GAO discusses DOD PNT management and leadership – again | Panda Anku

In early August, the US Government Accountability Office (GAO) released its third report in 15 months on GPS and other positioning, navigation, and timing (PNT) issues within the Department of Defense (DOD).Each report raised concerns about the way PNT programs were managed and governed within the department.

defensive navigation capabilities

In May 2021, GAO reported on “Defense Navigation Capabilities: DOD Develops Positioning, Navigation, and Timing Technologies to Complement GPS.”

Observations included that despite known vulnerabilities, the DOD continues to rely heavily on GPS. Again, these alternative PNT efforts are not well coordinated and receive little support.

According to the report, “opportunities” for the DOD to improve its alternative PNT efforts include:

  • Improving coordination between services
  • Clarify authority and responsibility for prioritizing needs
  • Focus on resilience to GPS as the cornerstone of the department’s PNT efforts
  • Clarifying PNT requirements rather than just defaulting to GPS as “need”.
  • Coordination with the industry.

GPS modernization

In May, GAO released the report GPS Modernization: Better Information and Detailed Test Plans Needed for Timely Fielding of Military User Equipment. about the implementation of M-Code – the purely military, stronger and more resistant to interference signal.

The report noted that M-Code has been under development for more than 20 years and that GPS satellites have been able to transmit M-Code signals since 2005. While there are still program risks, the Next Generation Ground Control segment, known as OCX, is expected to be ready to support the use of M-code by 2023.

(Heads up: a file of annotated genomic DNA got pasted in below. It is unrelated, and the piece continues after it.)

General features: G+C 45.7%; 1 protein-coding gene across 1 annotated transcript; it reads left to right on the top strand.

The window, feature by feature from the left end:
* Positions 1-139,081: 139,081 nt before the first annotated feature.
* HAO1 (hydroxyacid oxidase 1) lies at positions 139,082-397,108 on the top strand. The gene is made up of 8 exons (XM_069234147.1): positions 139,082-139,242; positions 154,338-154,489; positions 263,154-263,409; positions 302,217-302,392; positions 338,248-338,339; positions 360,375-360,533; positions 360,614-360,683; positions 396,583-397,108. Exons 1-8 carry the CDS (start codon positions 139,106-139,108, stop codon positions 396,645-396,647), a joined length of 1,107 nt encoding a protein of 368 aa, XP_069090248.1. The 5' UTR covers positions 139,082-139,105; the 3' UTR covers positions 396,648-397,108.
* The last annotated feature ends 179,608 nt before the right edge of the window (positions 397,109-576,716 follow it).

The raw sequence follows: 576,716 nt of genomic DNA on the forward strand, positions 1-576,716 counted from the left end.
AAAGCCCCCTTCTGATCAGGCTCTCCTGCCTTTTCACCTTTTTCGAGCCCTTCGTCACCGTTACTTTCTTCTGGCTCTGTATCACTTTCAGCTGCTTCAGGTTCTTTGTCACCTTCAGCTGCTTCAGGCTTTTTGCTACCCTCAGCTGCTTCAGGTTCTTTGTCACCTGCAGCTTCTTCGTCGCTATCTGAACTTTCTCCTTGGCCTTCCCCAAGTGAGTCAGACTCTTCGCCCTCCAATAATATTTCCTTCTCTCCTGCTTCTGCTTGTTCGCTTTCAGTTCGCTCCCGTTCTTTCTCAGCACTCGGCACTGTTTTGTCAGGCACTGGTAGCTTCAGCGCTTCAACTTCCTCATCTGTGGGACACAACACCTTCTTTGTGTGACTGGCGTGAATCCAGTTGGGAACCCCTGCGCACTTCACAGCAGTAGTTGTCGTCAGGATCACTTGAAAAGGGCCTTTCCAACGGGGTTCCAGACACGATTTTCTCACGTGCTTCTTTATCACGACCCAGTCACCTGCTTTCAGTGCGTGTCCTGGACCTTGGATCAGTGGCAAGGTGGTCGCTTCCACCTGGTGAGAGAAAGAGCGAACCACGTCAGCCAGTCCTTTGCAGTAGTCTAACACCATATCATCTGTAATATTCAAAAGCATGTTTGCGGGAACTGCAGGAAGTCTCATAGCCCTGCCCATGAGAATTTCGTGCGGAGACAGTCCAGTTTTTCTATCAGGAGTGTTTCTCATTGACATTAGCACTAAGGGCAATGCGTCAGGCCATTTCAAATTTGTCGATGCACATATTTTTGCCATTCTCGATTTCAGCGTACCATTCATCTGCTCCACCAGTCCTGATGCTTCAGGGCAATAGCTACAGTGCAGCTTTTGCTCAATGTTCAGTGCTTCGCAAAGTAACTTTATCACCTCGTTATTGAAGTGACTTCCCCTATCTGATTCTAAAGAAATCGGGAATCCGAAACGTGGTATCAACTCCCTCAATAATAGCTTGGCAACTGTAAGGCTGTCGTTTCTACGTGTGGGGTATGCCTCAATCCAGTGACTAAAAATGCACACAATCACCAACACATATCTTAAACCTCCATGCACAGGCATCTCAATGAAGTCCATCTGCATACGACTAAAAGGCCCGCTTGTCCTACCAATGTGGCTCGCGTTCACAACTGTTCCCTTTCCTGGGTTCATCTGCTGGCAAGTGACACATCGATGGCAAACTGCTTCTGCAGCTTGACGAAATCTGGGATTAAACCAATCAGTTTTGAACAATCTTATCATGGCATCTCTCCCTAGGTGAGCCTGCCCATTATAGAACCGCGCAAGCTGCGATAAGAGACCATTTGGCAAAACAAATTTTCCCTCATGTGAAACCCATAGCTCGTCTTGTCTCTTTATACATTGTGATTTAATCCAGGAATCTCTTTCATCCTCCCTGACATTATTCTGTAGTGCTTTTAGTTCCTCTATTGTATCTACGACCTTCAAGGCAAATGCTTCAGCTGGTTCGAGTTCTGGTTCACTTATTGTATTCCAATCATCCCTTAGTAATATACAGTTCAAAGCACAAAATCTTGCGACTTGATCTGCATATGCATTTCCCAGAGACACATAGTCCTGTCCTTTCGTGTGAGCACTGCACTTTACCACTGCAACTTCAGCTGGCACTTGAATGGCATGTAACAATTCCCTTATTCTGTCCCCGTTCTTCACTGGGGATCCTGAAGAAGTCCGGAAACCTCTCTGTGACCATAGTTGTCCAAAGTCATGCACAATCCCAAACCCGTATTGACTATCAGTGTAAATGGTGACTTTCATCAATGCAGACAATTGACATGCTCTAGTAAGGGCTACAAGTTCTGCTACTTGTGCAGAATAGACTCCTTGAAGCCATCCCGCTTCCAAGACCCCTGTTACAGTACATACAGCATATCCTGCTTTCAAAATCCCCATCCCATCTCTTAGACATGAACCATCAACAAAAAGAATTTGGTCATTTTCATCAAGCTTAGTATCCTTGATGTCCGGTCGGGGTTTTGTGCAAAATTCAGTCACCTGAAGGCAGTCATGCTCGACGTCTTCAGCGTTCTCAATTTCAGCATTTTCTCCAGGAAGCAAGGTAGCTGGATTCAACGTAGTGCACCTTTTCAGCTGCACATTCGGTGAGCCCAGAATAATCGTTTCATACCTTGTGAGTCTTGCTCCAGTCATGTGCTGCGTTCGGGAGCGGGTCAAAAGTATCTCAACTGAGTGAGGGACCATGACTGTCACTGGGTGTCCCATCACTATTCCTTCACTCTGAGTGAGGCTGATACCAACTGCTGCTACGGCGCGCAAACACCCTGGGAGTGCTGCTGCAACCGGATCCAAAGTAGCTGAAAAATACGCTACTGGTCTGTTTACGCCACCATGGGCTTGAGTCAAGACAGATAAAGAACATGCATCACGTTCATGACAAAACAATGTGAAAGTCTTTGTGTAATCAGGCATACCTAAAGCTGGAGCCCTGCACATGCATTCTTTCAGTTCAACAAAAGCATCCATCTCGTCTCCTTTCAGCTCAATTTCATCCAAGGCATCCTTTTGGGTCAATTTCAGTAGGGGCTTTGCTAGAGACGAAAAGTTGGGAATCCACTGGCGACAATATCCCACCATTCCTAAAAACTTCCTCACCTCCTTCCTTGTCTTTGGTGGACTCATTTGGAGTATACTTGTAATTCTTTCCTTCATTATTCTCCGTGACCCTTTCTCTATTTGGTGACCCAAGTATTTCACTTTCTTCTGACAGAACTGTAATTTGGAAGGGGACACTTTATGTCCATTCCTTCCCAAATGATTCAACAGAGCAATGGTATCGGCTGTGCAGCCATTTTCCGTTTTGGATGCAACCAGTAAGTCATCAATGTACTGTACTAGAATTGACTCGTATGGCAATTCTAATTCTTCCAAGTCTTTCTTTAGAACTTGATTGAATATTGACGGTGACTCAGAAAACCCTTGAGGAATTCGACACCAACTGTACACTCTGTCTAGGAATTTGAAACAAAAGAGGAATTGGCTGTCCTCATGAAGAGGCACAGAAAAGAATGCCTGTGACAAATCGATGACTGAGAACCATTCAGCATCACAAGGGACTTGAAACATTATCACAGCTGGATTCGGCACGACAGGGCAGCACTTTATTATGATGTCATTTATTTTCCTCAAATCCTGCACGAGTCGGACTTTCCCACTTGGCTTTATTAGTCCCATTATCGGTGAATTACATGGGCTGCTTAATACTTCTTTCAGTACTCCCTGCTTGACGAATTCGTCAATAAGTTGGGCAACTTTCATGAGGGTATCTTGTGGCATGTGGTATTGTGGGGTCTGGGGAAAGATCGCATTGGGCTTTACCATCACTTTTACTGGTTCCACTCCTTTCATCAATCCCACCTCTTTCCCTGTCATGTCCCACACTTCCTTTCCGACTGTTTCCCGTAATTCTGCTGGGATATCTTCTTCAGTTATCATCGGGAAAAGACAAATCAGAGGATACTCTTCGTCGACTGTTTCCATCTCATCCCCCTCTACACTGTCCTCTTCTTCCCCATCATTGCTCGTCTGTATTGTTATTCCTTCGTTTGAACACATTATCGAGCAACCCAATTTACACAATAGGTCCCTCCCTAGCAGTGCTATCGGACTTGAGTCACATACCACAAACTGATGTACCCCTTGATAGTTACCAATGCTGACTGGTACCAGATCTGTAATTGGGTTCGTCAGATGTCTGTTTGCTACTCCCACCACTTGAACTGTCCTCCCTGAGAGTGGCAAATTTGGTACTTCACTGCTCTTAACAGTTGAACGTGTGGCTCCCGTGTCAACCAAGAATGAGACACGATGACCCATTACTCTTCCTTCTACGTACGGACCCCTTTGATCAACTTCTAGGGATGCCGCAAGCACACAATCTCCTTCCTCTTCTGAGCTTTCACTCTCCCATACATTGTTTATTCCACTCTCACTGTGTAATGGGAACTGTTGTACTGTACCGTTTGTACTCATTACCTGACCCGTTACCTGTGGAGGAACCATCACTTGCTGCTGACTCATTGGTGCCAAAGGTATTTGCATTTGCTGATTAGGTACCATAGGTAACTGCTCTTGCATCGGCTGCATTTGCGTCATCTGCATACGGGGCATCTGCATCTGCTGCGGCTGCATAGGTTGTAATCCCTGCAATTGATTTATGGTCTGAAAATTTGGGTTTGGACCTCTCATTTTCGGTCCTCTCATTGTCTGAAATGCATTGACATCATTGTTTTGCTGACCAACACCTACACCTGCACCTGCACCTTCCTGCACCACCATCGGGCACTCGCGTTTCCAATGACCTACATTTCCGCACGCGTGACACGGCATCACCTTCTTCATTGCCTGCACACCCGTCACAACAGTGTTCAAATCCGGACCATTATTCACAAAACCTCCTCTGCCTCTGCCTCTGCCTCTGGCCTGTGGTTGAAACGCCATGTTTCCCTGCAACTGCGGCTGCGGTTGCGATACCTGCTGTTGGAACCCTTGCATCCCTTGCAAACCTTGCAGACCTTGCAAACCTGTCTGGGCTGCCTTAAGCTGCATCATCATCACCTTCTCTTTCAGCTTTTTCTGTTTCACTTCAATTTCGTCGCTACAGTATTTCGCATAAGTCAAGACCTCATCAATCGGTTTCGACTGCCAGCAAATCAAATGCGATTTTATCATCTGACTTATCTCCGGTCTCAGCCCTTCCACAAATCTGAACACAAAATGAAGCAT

OCX has experienced significant cost overruns and is more than five years behind on its original schedule. GAO published a report on OCX delays in May 2019.

However, m-code won’t really be a capability in DOD until user devices are widely deployed. According to the GAO, this will take a few more years.

One of the remaining challenges with the M-Code implementation, according to GAO, was that the department had not collected and validated all of the data it needed for executive planning and prioritization.

GPS alternatives

In the first week of August, the GAO report GPS Alternatives: DOD Is Developing Navigation Systems But Is Not Measuring Overall Progress was released.

A summary on the first page of the report includes what could be seen as a harsh criticism of the way PNT efforts are being managed within the Department of Defense:

“DOD’s entire PNT portfolio is managed by the PNT Oversight Council, a high-level statutory body. However, the Council has largely prioritized the modernization of the existing GPS system over alternative PNT efforts at recent meetings and has no strategic goals or metrics to measure progress on the alternative effort.”

Image: DOD

Too much leadership?

Some believe the real problem with DOD PNT is not a lack of leadership, but rather too much.

“When everyone is in charge, nobody is,” commented a retired senior military officer familiar with the issue.